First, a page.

Could we soon be flocking to watch our heroes at the Allianz Bowl?

A deal for the naming rights of the London Stadium could help boost our coffers

Post-match sun setting at the West Ham United v Manchester City EPL match, at the London Stadium, London, UK on 16th September, 2023.

Finance in football is one of the hottest topics in the sporting world right now following the news of Everton’s Financial Fair Play punishment in October, which saw the Merseysiders lose 10 points for a breach in regulations. The Toffees sunk into the relegation zone, five points adrift of 17th-placed Luton after what looked to be a promising start for Sean Dyche’s men.

Whilst the poor nature of the teams at the bottom of the Premier League means they should still survive, it was a hammer blow out of the blue for the Goodison Park-based club. Whilst the Blues have appealed the decision, it shows that the authorities are looking to clamp down on clubs who overspend their means. 

Everton’s deduction came after the club exceeded the allowed annual loss of £105 million for a financial year with a whopping loss of £372 million over a three-year period. Next on the chopping block are Manchester City, Tottenham and Chelsea, with the authorities pouring their way through the account books of all three clubs. 

Some experts in the field suggest that the Citizens could face expulsion from the league after collecting more than 100 FFP breaches. So perhaps it is understandable why a recent report suggests the Hammers will be a little cash-strapped in the January window as they keep a close eye on proceedings amongst the league, as a points deduction would be catastrophic for David Moyes’ men.

Whilst it is unlikely the Irons will be in breach of any regulations thanks in no small part to the cool £100 million profit made on Declan Rice in the summer, any additional financial gains will certainly not be turned away. One way clubs make money is through their Stadium, and as it is well documented, the Hammers aren’t big cash receivers from the London Stadium. Indeed, their only revenue stream is ticket sales and a tiny cut of food and drink sales.

However, that could all be about to change with reports suggesting German insurance giant Allianz is set to add to their football portfolio by buying the naming rights of the London Stadium. The company is already heavily involved in Bayern Munich, Juventus, and Nice, to name just three, and wants to make the London Stadium their flagship British Stadium.

Whilst the deal still needs to be completed, early indications suggest that they would need to invest more than four million pounds a year to ensure West Ham receives a penny from the deal. Negotiations are ongoing, and the Hammers will be heavily involved in those talks to ensure they receive a cut in the deal. That cut would further ease those FFP fears for David Sullivan and the West Ham board, as any additional funds that can be added to the books at the end of the year are crucial to aid the club’s financial power.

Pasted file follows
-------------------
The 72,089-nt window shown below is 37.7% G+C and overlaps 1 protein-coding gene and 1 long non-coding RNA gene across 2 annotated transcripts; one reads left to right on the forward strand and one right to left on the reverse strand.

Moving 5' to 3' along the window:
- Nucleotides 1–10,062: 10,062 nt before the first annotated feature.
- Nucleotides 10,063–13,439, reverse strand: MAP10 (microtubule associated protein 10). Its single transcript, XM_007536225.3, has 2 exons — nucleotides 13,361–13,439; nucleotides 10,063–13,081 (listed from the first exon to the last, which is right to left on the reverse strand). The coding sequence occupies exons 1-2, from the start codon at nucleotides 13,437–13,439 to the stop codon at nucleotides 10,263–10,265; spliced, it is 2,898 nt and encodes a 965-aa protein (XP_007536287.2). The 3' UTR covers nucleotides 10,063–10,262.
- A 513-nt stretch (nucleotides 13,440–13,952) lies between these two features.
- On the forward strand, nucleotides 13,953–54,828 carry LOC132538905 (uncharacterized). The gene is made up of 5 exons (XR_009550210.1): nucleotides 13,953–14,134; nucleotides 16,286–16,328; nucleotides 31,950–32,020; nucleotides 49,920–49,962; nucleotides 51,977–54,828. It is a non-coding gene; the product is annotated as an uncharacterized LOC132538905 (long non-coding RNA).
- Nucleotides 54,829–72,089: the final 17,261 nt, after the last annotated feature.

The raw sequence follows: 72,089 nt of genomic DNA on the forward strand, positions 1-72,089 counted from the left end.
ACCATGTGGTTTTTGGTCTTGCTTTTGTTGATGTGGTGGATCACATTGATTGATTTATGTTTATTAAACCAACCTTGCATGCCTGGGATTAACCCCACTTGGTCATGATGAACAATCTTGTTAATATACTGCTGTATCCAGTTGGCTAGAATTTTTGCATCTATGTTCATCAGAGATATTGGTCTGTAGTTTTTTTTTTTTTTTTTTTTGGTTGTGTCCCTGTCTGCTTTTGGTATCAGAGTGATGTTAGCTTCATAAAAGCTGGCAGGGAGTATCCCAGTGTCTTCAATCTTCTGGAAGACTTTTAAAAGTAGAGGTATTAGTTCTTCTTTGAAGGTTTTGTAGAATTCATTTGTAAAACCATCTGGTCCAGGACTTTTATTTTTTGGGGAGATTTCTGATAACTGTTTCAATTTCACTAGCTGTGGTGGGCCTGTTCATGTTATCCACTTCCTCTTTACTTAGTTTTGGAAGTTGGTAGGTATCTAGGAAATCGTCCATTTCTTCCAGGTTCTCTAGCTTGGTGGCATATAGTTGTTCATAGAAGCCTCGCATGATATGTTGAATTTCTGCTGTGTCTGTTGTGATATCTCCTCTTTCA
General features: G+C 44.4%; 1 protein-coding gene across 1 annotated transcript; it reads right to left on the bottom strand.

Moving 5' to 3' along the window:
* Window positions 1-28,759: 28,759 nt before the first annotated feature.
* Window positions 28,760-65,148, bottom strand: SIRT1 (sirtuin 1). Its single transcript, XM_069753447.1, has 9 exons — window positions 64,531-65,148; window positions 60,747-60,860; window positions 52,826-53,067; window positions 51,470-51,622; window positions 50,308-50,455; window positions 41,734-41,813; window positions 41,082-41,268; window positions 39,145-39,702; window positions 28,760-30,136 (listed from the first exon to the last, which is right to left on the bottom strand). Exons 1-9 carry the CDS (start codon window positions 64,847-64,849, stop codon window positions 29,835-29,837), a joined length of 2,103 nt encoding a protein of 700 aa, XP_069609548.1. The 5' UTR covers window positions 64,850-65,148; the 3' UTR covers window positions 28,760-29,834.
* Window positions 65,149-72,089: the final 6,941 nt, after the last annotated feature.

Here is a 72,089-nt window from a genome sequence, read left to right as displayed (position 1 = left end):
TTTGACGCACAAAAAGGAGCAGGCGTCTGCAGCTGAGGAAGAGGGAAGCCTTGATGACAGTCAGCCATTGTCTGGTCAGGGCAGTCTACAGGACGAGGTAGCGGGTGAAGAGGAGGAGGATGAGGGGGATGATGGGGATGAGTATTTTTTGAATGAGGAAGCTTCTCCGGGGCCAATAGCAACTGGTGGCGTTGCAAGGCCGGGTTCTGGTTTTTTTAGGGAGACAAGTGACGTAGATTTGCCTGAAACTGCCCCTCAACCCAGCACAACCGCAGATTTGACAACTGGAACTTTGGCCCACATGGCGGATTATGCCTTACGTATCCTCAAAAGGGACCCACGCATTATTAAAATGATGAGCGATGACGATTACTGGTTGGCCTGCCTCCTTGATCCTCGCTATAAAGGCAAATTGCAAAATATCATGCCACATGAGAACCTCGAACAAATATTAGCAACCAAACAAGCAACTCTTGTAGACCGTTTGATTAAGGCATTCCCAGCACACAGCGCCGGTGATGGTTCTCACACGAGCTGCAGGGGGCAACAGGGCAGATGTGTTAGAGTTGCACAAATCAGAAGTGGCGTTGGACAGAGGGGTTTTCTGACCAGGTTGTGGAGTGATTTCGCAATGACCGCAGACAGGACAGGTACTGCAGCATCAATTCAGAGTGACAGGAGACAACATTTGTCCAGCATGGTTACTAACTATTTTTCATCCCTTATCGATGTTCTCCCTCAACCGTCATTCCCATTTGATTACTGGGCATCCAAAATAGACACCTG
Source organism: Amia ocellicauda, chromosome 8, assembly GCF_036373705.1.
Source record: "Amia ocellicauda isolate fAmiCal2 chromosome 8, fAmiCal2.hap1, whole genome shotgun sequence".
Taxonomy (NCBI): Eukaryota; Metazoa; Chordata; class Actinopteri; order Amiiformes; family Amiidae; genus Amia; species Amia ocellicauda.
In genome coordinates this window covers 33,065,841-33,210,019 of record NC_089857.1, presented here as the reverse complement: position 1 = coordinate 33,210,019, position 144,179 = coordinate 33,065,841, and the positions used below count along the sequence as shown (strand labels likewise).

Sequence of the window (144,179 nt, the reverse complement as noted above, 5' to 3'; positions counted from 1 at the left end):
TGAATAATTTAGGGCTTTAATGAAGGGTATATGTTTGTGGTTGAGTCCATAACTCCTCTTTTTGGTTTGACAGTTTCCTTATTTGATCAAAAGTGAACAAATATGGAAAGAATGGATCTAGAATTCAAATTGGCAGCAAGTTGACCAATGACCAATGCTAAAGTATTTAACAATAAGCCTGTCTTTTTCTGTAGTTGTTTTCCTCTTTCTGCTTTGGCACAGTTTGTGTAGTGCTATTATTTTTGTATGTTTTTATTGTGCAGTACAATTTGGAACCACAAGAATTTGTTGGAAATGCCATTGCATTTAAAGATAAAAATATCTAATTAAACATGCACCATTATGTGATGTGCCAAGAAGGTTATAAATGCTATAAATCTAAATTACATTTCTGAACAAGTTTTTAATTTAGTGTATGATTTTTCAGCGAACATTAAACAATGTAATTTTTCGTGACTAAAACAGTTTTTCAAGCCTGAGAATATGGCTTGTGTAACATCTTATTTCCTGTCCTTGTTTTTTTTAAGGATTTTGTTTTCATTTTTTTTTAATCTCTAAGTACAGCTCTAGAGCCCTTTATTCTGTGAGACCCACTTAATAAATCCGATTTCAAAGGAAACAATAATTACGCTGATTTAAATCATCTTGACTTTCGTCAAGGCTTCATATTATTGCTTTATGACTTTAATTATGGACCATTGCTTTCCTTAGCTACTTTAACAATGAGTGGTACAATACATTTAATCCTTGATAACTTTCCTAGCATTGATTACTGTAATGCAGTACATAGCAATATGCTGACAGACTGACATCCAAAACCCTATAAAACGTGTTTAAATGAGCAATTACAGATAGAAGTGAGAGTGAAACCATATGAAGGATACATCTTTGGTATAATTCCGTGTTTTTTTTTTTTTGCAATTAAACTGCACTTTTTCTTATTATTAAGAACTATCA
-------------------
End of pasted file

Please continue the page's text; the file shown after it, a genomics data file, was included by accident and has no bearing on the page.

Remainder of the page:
Furthermore, should the club create a good brand relationship, the club could further benefit from a potential club sponsorship as well as the Stadium naming rights being mooted among the media. It has been well documented that betting sponsors need to be removed from clubs in England from the 2025/26 season. 

So, with that in mind, the Hammers will be keen to get a brand like Allianz on board to help rebrand the club with a company of high stature and respect in the business world. The question is, what name will Allianz select when they get their hands on the Stadium? They have the rather classy sounding Allianz Riviera in Nice, the Allianz Field in Minnesota, and the famous Allianz Arena in Munich. Perhaps the Allianz Bowl will suit the Hammers’ home turf?

It is, of course, essential to get the stadium name right; we have had some infamous flops in English Football – with the likes of The Sports Direct Arena in Newcastle after their much-loved (cough) owner Mike Ashley flagship company, which perhaps understandably went down like a lead balloon in Tyneside. My personal favourite in England, though, has to be the WHAM Stadium in Accrington after the club signed a three-year deal with What More UK.

Whatever the Stadium is called, though, the club will be grateful for any additional cash that comes their way. With FFP now seemingly being taken seriously after years of everyone questioning the point of it – the Hammers could do with all the help they can get.

So, a trip to the Allianz Bowl awaits the Hammers faithful as the club looks to the future with a degree of positivity as we rub shoulders with the big boys in Europe that share their stadium name with us.

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